Friday, May 22, 2015

Not Just for Kids

I suspect one of the hurdles American pagan puppetry will face is the kiddie factor. To be honest, this is the hurdle most serious puppetry has to face, and it's definitely a biggie. Despite a long and distinguised history of adult puppet opera, political satire, debauchery and artistic commentary, the puppet in our country has been relegated to the land of the Muppet.

Don't get me wrong, I'm a big fan of anything Henson or Froud do. Like, seriously a huge fan.

But in order to get wide-spread interest in the puppet as a magical art form, I think overcoming PBS television syndrome is an issue.

I also want to stress the value of puppetry for children, and for teaching spirituality and values to children. We'll get into that in the next post, but let's all just agree for now that pagan children's puppetry could really rock.

It totally could.

And in my frustrating searching of pagan puppetry, the one place I did in fact find some was in a ritual involving pagan children. Let's give them some kudos.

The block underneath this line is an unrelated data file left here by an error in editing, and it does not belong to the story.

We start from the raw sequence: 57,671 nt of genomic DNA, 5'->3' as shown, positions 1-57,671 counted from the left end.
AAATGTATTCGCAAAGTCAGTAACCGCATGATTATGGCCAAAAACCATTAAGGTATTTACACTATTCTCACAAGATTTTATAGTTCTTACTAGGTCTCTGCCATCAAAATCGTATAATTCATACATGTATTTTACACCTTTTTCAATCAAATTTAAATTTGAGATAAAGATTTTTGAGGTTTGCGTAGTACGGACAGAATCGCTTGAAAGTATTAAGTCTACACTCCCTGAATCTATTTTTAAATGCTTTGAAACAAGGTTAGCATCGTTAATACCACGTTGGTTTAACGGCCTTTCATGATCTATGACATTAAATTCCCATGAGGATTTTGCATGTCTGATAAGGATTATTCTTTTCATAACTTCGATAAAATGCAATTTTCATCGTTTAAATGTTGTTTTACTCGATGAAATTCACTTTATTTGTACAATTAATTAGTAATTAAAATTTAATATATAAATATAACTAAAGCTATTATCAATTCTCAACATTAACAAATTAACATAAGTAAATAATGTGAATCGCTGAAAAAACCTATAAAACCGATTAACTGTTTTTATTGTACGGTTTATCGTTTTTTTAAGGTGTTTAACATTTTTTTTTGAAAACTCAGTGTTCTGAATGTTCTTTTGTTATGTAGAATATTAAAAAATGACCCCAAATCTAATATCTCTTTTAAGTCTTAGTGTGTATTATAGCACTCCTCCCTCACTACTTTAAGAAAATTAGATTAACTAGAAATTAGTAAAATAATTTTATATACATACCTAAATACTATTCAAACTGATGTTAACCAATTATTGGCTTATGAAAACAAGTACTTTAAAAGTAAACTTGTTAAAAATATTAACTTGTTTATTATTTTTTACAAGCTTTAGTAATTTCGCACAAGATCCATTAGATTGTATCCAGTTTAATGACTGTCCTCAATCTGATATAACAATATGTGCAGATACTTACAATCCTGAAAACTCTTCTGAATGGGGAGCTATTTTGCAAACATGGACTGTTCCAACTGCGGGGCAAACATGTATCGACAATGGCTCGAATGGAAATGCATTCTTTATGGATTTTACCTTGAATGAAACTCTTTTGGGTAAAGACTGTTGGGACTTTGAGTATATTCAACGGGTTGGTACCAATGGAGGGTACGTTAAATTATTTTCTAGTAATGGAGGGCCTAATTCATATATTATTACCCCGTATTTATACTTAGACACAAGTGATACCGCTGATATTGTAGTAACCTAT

But for use in magic and ritual, the puppet does not necessarily have to have google eyes and a big, furry brightly colored monster... though by all means, if the  mood strikes you.

Serious puppetry is not anything new, but we find so little of it in Western culture that it can come as a surprise. Let me happily point you toward some amazing and artful examples... and if you happen to have a chance to see any puppet opera, I highly recommend it. If nothing else, than to experience the illusion and magic that is inherent in a good puppet performance.

My top picks:

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